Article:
I recently attended an event based on seeking truth, knowledge and education.
The speakers were excellent and the counsel sound, but one of the presenters said something that made me want to shoot out of my seat and put him straight. He told us that his brother was the most educated person he knew because he was always reading, insatiably reading. But he only read non-fiction because he was seeking truth.
I squirmed in my chair and clamped down on my tongue. My husband put a calming hand on my shoulder and we got through the moment, but had I been able, I would have told the man we can learn many of the deepest truths from reading fiction. Our brains are wired such that story carries the most potent impact for instilling meaning.
Christ frequently used parables in his teaching, relating deep and eternal truth in story form so that his listeners, regardless of their level of awareness, could derive meaning from the story. When we read fiction, even when we think we are reading for mere entertainment value, we absorb underlying truths about the world and how it works, about human nature, about ourselves. Works of fiction may not be the most effective avenue for learning the nuts and bolts of math and science, but it is the best way to learn why those nuts and bolts matter.
There is truth in story.
Researchers from Carl Jung to Joseph Campbell have studied the human psyche, affirming that as humans, we share an innate sense of Story. In fact, the archetypes of Story are programmed into our DNA, an integral part of each of us. That is why truth in Story resonates. That is why we recognize ourselves and our lives inside the stories we read. It is in reading fiction (and writing it) that we learn more about our world and society, who we are and our place within these structures, our destiny, and what we can contribute.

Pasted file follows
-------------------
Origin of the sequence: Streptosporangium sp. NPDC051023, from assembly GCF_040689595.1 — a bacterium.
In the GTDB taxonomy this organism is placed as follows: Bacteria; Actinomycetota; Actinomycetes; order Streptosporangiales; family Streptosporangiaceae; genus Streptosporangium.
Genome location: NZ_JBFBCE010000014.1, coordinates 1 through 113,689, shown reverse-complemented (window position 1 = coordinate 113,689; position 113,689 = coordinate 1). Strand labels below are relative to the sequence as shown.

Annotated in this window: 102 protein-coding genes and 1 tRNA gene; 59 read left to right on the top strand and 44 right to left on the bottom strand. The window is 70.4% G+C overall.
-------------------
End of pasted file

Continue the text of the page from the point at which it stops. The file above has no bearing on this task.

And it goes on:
Why do we love thrillers?
I only have time to listen to a couple of podcasts each week, and one I rarely miss is Story Grid, with Shawn Coyne and Tim Grahl. In their last episode, Shawn makes a case for how thrillers benefit us as a culture and community. Here’s part of what he said:
“The reason we love thrillers is because they reaffirm a value that we, as human beings, really need to have reasserted. That heroes—individuals who make difficult choices and sacrifice for the good of others—are valuable members of society. Thrillers reinforce that meaningful message to everyone. If we can write really dramatic and wonderful thriller stories, maybe it can change people’s attitudes and remind them how important it is that we sometimes put aside our own personal interests for the betterment of others. That’s what we try to teach our children in the stories we tell.”
Ultimate truth…in the pages of a story.
He used Guardians of The Galaxy as an example, citing how Chris Pratt sacrificed himself by grabbing onto the Infinity Stone so that everyone else can be free, and the other guardians save him by jumping in as well so that they absorb the impact together. The hero, willing to give his life, was saved because others cared too. Shawn wrapped up the topic by saying, “…it takes a village of heroes to change the world.”
Reading fiction gives us insights into who we are, where we lie on the hero spectrum, and inspire us to rise to the best that is within us. We can find ultimate truth in the pages of a story.